We don’t get to talk so much about our failures, do we?

 

I mean, who wants to read about how you failed and did something that wasn’t winning?

 

Who cares about how your business idea was a huge fail or how you had to sit for an external examination seven times in a row or how you got heartbroken or how you applied for a job and got rejected or how you auditioned for a role and didn’t get selected?

 

Our world is so into success stories to the extent that we’ve neglected failures and progress stories (that are not entirely about how you excelled all the time) as one of those things that count.

 

But speaking of failures, here’s a failure episode from my life you might want to read.

 

A tale of how I got an unforgettable but not-so-pleasant memory.

 

Of how I stood.

 

Mic in hand.

 

A myriad of bulging human eyes fixed on me.

 

The hall, placid and tranquil.

 

My being, tensed.

 

And all I had rehearsed for my presentation, forgotten.

 

Obviously, I felt so embarrassed.

 

Got home and couldn’t stop thinking about what all had happened and wishing I could take back the hands of time and do things a bit differently. But we just can’t do that, can we?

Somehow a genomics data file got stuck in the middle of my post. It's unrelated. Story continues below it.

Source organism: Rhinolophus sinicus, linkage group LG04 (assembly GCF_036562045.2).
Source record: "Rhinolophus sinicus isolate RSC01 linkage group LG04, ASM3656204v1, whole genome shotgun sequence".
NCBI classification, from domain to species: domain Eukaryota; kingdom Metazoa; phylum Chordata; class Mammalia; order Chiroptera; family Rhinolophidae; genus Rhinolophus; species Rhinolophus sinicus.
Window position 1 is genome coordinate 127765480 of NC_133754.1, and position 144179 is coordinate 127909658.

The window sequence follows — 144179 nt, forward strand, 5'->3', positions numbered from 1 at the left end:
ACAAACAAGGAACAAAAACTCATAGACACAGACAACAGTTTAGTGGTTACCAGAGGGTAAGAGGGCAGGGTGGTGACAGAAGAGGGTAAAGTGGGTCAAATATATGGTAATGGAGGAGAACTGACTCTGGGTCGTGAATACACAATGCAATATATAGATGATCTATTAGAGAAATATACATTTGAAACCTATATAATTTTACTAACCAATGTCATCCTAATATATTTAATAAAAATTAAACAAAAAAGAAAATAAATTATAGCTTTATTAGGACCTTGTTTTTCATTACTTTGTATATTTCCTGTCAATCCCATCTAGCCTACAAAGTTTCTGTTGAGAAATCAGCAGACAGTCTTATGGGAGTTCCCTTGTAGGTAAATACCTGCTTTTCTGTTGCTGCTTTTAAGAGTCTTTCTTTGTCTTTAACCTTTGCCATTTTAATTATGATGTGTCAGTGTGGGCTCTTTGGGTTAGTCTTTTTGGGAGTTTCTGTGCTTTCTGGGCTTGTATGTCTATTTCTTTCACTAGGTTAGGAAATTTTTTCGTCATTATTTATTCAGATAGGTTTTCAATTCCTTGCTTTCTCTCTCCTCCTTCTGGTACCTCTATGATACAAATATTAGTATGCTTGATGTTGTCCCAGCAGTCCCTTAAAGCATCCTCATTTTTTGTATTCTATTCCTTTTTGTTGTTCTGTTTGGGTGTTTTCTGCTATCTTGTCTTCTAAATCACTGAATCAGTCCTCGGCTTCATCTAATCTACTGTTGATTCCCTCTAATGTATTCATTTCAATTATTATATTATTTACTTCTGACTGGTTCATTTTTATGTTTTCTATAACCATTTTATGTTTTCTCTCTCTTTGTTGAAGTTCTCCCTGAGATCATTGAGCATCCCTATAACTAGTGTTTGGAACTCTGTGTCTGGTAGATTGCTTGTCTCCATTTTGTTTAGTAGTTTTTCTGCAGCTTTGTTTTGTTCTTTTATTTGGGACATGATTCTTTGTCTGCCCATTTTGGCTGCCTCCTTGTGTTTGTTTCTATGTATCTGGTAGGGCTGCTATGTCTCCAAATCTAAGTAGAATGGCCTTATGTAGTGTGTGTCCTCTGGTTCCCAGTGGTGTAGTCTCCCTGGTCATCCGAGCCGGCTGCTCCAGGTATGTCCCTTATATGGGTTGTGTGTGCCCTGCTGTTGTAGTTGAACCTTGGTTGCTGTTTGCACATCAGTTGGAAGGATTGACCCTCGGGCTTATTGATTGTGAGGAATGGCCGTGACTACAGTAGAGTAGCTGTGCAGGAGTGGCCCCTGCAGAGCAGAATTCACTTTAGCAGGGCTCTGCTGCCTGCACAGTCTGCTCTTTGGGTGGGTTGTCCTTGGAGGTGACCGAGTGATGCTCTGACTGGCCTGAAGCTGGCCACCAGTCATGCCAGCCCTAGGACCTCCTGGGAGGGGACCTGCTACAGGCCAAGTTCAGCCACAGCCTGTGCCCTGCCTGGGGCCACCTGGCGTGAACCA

But here lies the crux of this tale:

 

Do not let the plethora of success stories you see online push you into thinking that if you don’t get it right and perfectly then your story doesn’t need to be heard.

 

It broke my heart when a friend of mine who writes so well told me he was waiting till he got really good at writing before he would begin putting out his works for the world to see. No doubt, this is the fate of so many other people out there.

 

Of you reading this, maybe.

 

You have a business idea and you’re waiting till you are convinced of zero risks.

 

You have a craft you’re good at and you’re waiting till you can deliver flawlessly before you start showing up.

 

Come on, now.

 

Salem King would say: “Journey over Destination”.

 

It doesn’t matter when you get to where you’re going to, it is the progressive little steps you take that matters even more.

 

Imagine trying to cut down a tree with an axe.

 

Let’s say it takes 7 hits to cut down that tree. For the first six attempts you would look stupid and it would feel as though you’re wasting your time. But with the seventh hit, the tree comes falling down and it all makes sense.

 

Be aware that it is not the seventh hit that made the difference, but instead it is the six consistent hits before that.

 

So, dear young person,

 

As much as success stories are an interesting read, we want to watch you grow into that star we know you are.

Own your failures. Own your progress story. Own your six hits.

 

It may not look like you’re getting anywhere with it now. It may not be making much sense. But when that seventh hit comes, you’d be glad you persisted.

 

Just as Winston Churchill said, “success is not final, failure is not fatal; it is the courage to continue that counts.”

 

Remember, someone’s counting on you.

 

I’m counting on you.

 

We all are.

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